while wishing to protect him personally, felt disinclined to begin a struggle with Russia on his account, and Peter made vague threats of the invasion of Silesia. Tolstói frightened the Tsarévitch, partly with the withdrawal of the Austrian protection in consequence of a war with Russia, and partly with a journey of the Tsar himself to Italy, when he would not be able to avoid an interview. He guaranteed that, if Alexis returned to Russia, he would be allowed to lead a quiet life on his estates. This promise was subsequently confirmed by a letter of Peter himself. Finally Tolstói succeeded in persuading Alexis to proceed at once to Russia. At last, on the 10th of February, 1718, Alexis arrived at Moscow. On the 14th of that month there was a solemn assembly in the palace of the Krémlin, in which the Tsarévitch appeared without his sword, and formally renounced his rights to the throne. On the same day a manifesto was published, in which the whole series of facts and the conduct of the Tsarévitch were recounted, and it was stated that by them he had deserved death, but that he had been pardoned by the Tsar. At the same time, the son of Catherine, Peter Petrovitch, was proclaimed heir to the throne. During three days the people were called upon to take oath in the cathedral to the new Tsarévitch. Some refused, and a certain Dokúkin, a former official, dared to hand to the Tsar in the church his protest against the act of disheritment.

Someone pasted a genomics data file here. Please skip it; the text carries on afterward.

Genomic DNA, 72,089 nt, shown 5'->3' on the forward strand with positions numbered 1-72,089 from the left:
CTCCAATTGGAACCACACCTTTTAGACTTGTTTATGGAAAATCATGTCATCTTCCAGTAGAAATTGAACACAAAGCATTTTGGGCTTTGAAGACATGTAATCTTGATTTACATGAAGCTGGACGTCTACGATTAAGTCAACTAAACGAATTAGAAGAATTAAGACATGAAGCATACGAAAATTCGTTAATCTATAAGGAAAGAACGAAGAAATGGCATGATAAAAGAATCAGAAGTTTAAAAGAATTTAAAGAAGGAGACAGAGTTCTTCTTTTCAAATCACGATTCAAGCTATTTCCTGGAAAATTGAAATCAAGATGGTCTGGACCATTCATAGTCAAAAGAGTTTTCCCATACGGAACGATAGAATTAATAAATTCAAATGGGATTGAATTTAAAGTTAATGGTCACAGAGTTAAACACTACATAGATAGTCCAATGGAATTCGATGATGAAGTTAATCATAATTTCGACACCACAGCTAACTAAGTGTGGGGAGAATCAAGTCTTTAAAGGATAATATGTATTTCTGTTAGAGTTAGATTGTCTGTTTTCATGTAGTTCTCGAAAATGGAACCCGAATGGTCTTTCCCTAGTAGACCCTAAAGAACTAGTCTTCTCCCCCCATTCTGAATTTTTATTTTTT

The conditions of the pardon were that Alexis should immediately declare who were his advisers and accomplices, and should conceal not even the least circumstance of what had happened. In reply to the list of questions which were given him, Alexis presented a rambling narrative of his life during the last few years, mentioning a large number of persons with whom he had had conversations about his fate, and who were privy to his flight. The Princess Maria Alexéievna, Kikin, Viázemsky, Basil Dolgorúky, Ignátief, the servant Athanásief, and many others, were arrested. Peter himself, with great coolness, conducted the whole proceedings, was present at the inquisitions, and sometimes at the tort